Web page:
Crossing the state line

Clayborne Park to Dequincy

“Hello there”… “HEY!” 

I peered out over my hammock through blurry eyes towards a slim man with greying handle bar moustache. He was wearing crisp khaki chinos and an uber important looking mint green park ranger shirt. My “good morning” was abruptly cut off with a “who gave you permission to be here.”  I explained last nights late 9pm entry and apologied etc, and then he cut me off again, “WHO gave you permission to be here?”  I repeated my last explanation without any more success. 

After a time we got to the nub of the problem. It wasn’t that we couldn’t camp, it’s just where we’d chosen to camp…  outside the camp ‘komandants’ parking spot. He gave us thirty minutes to pack up and go, we were gone in twenty. 

The sun wasn’t up, the early morning light was still, warm and quiet. We made our way to the closest service station to freshen up and then headed northwest towards Deweyville and the boarder.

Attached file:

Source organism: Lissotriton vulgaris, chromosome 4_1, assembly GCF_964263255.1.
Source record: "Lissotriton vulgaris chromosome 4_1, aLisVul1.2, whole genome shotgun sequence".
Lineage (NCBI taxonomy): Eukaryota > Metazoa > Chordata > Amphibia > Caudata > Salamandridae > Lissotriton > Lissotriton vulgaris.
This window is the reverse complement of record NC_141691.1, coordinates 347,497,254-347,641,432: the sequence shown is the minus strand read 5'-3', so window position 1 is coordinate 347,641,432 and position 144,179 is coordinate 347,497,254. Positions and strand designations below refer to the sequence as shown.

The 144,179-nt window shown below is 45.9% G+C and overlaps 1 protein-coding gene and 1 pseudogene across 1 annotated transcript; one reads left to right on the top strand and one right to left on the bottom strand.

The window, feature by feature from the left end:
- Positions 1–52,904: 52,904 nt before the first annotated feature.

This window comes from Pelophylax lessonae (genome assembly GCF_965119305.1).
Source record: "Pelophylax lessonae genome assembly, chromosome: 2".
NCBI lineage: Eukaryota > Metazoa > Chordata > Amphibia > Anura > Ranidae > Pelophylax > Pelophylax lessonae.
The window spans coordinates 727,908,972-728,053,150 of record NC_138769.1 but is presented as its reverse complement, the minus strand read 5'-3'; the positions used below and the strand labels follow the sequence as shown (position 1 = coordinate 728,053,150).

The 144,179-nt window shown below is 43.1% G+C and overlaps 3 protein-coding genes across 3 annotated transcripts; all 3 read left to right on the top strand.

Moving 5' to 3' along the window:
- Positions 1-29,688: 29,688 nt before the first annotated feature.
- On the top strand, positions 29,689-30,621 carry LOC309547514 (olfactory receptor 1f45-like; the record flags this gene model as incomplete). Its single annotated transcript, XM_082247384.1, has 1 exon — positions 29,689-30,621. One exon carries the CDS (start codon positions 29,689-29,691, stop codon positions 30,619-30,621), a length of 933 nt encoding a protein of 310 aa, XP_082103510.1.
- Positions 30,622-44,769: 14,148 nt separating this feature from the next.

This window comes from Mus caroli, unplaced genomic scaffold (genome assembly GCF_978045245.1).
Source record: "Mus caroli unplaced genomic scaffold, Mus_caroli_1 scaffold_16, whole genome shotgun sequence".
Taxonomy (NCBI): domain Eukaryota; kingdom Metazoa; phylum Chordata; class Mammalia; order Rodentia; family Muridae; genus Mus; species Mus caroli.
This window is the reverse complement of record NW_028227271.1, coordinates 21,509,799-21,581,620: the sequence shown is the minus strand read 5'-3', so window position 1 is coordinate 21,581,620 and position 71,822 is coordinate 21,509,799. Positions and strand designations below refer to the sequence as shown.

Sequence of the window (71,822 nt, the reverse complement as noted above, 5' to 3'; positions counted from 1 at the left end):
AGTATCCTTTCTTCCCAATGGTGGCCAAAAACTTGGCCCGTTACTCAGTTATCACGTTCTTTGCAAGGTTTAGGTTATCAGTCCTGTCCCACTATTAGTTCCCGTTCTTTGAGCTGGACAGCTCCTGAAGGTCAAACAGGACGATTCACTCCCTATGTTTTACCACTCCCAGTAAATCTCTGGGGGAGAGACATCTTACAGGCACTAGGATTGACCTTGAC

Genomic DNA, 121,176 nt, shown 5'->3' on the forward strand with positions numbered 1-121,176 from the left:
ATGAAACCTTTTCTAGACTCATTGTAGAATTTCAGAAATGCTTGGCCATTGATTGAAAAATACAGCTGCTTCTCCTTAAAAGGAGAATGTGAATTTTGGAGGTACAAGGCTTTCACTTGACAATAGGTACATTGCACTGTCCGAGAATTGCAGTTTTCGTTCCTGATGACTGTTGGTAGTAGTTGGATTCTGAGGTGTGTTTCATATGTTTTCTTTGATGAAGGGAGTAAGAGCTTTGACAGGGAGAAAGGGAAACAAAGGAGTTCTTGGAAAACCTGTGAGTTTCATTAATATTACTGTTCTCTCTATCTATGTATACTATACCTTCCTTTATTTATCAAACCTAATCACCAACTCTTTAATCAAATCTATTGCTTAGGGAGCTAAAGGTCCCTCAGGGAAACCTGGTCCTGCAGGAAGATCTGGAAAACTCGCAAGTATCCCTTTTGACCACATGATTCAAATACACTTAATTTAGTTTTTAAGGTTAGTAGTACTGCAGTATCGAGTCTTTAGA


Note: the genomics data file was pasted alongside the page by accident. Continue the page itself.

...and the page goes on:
We crossed the boarder and everything changed. 

Not so much a hard boarder, but a bridge crossing another nondescript southern creek. On the other side, the road narrowed and the landscape changed from woodlands and pasture to wetland bayou. 

Massive buttresses of ageing swamp cypress, secure footed drove themselves skyward from the still and muddy waters beneath. Large flocks of Snowy egrets disturbed by our presence raised themselves and slowly, lazily swooped between the branches deeper into the warm and humid interior. Moving take time here. Doing the minimum is a prerequisite to survival. 

We continued down roads scattered with abandoned shacks and trailer homes. But in the shambles there is community, and it’s old and buried deep in the woodland. We met locals who have never left this parish. It’s not that they can’t, it’s just they don’t seem to want to. It’s just the pace of things here. ‘To last, you have to move slow.’